Legends from our own lunchtimes

Saturday, March 22, 2008


By more than one measure, Sylvia was a tough old thing, with a few too many years of hardship under her belt.

She was our neighbour and could almost have been one of that kind of old lady who frightened children so much they may have considered her to be a witch. That she could coerce any living material out of her tired and sour garden was evidence enough to any adult that indeed she had some sort of magical power, although whether these were of the black variety or some other shade could only be left to conjecture.

Her back yard was entirely given over to agriculture in the style of many of her vintage, and was laid out in beds with walkways between them, each walkway covered in lawn and neatly edged with any bit of scrap timber or iron that had been to hand, supported on a variety of old pipes and stakes.

Perhaps I was exaggerating a little when I suggested the lawns were neatly edged. The reality was that she trimmed or dug the edges with some vigor, and over the years the lawns had receded to an area barely wide enough to walk along, while the hard dirt at the edges had steadily increased their encroachment until they were wider than the lawn they were supposed to be edging.

The garden beds had been worked to within an inch of their useful life, with all unwanted organic material being viciously dispatched to a better life in the hereafter, and the half-century of depletion of mineral and organic reinforcement had taken it's toll. In some places the soil was so hard that it defied any attempt to even scratch the surface. Plants were inserted into whatever dusty bits were left, and commanded to grow.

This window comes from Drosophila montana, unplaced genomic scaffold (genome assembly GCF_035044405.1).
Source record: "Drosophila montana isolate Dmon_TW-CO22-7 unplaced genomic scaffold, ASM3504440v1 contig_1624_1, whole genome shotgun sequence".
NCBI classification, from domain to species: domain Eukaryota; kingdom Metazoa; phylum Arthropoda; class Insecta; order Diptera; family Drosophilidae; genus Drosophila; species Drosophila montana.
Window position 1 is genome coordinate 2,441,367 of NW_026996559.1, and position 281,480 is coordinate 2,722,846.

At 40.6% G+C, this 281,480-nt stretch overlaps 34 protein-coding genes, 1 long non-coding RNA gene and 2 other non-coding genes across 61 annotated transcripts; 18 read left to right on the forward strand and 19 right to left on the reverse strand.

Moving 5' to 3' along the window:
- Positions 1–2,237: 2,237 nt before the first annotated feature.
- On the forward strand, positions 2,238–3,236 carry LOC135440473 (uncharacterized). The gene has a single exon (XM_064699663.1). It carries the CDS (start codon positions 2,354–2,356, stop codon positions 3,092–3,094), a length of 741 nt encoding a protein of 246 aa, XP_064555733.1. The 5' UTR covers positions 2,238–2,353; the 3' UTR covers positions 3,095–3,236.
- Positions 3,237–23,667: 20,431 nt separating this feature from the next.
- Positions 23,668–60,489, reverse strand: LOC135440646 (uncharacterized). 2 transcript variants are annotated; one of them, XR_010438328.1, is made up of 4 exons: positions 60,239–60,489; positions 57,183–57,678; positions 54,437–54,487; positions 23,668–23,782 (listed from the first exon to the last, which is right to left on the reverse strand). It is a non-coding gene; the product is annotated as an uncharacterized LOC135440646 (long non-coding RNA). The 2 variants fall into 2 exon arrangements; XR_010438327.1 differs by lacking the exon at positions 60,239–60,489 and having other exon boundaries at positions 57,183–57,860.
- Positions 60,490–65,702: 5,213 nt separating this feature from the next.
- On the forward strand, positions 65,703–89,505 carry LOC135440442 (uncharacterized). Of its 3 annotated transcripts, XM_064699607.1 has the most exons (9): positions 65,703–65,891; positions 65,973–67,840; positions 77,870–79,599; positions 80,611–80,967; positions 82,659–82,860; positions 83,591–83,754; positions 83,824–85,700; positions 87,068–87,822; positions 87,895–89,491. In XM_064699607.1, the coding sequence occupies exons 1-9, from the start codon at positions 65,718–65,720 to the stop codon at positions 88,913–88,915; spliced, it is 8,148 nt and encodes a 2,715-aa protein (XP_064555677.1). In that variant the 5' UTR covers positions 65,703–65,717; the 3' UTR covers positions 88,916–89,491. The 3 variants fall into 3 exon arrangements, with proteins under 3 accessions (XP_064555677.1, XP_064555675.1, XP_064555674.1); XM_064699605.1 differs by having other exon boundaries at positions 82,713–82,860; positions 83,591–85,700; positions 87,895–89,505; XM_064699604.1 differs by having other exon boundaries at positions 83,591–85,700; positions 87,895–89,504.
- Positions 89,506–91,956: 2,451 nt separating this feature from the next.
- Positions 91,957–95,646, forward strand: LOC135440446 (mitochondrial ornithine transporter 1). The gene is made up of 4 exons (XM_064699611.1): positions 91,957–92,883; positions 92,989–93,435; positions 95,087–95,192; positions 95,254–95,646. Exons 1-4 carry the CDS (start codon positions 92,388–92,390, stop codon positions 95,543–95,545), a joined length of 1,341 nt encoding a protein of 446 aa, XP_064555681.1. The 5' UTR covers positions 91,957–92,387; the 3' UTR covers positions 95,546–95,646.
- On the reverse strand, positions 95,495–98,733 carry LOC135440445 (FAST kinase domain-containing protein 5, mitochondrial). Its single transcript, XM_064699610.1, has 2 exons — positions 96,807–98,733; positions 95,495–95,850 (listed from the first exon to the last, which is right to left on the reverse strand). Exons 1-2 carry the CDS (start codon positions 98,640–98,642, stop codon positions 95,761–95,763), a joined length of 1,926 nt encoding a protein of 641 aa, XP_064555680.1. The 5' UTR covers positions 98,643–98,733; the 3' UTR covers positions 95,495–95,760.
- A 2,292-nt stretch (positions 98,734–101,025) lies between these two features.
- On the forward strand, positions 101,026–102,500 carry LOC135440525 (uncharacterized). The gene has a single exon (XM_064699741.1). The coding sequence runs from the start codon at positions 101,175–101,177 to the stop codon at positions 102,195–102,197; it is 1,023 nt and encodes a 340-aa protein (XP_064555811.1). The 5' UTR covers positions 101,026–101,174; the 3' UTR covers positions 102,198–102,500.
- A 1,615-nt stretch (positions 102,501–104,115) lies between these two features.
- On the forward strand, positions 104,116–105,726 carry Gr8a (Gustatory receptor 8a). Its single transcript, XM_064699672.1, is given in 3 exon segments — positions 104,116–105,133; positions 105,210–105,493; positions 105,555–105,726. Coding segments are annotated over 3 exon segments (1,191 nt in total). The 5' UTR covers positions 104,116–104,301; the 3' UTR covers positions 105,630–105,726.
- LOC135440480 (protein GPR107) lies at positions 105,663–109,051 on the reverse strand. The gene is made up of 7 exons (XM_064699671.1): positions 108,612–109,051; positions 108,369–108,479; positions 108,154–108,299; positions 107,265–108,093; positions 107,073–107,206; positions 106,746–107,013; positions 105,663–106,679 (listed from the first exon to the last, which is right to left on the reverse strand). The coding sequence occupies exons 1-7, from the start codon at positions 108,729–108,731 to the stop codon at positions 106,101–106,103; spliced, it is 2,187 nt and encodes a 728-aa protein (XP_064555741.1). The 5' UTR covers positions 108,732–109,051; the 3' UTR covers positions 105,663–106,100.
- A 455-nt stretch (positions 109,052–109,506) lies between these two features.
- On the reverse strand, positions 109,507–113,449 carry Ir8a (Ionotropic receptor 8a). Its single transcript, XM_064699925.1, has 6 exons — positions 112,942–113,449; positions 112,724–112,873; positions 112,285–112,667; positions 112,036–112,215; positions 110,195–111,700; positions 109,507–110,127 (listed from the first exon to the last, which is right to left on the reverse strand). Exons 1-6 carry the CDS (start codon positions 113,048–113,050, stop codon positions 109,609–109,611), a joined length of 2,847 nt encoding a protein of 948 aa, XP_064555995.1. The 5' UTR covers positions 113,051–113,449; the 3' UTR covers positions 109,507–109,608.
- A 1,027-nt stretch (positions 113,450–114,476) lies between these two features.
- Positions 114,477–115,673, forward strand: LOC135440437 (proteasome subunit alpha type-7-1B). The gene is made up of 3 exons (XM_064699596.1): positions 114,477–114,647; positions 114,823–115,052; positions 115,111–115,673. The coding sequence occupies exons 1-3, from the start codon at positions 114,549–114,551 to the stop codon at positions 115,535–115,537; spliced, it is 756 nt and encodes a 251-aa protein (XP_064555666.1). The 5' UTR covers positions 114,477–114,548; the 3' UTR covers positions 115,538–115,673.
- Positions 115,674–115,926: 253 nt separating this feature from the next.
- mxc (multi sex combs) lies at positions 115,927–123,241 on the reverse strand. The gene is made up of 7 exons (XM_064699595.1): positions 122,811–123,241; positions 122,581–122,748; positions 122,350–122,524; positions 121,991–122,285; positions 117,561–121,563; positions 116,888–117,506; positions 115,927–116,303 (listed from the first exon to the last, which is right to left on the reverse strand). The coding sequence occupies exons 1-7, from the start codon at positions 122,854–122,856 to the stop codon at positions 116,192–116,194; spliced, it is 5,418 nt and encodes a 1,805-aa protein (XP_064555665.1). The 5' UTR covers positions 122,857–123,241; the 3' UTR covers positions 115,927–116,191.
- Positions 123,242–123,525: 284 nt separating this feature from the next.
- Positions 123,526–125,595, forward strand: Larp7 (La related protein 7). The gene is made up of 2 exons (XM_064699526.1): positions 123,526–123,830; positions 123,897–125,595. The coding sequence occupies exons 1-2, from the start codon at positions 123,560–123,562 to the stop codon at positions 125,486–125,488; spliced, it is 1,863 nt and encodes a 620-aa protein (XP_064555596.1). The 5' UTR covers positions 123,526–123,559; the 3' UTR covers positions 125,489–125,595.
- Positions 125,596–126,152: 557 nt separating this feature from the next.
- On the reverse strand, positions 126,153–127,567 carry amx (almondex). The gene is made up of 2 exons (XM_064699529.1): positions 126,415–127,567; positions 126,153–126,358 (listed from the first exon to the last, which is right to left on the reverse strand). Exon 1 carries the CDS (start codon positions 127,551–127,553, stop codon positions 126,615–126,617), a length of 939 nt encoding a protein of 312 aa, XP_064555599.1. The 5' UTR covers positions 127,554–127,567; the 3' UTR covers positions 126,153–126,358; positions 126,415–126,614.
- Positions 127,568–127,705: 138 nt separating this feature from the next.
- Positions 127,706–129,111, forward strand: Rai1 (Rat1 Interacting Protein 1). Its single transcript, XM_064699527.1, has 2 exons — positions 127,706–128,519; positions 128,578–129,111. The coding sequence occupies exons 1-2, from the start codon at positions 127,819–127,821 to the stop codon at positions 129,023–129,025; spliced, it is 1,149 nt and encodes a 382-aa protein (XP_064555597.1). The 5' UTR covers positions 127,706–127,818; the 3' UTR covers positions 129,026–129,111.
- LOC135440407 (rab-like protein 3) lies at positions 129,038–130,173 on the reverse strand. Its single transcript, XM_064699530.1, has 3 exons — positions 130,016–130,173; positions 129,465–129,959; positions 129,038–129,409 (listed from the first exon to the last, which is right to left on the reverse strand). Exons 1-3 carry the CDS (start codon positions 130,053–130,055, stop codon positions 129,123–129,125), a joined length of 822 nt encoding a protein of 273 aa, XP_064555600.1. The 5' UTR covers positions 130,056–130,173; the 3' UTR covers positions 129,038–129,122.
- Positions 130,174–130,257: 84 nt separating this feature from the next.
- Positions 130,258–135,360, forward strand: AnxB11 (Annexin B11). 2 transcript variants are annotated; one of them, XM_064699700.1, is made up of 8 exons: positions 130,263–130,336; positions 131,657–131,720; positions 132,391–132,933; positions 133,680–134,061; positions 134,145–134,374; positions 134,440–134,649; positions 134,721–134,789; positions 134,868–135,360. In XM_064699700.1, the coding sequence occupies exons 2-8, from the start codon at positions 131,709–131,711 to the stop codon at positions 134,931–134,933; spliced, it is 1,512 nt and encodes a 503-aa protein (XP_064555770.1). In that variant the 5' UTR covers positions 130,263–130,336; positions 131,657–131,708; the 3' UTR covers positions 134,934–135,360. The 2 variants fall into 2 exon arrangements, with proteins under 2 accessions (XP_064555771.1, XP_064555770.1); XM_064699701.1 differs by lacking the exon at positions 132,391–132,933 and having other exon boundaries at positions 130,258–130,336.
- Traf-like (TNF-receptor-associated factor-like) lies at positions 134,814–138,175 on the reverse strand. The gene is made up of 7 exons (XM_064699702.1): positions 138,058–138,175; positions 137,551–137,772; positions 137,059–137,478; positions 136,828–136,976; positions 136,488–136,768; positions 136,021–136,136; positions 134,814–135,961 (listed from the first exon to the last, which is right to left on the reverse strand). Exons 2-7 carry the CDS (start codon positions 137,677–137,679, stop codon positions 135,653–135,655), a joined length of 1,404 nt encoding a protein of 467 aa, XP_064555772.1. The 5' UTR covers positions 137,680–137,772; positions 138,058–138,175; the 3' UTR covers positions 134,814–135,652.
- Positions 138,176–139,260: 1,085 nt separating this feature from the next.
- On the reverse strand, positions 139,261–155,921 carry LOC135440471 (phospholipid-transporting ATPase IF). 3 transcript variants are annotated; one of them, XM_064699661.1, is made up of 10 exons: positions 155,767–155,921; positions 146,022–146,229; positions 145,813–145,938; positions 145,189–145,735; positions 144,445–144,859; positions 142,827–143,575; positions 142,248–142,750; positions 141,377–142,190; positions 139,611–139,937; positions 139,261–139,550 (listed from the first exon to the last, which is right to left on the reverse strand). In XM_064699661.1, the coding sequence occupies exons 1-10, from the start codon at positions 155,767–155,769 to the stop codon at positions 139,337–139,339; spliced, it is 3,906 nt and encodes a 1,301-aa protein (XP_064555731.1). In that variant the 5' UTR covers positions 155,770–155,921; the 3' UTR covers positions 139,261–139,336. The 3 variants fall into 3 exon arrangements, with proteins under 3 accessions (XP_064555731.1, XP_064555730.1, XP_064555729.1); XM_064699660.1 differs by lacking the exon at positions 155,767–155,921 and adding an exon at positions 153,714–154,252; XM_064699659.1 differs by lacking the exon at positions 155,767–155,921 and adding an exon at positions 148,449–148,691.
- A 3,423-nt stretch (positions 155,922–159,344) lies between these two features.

We didn't think it was particularly attractive at the time, and used to refer to it as "gardening by the scorched earth method".

After here passing, we eventually bought her place, and renovated her garden, and thought little more of what once was there until travelling a little south of Bourke last year, when we came across a landscape filled with bulldust and baked clay.

We wondered at the irony of being so far from the coast, yet being reminded so strongly of our former neighbour's little beach-side garden.


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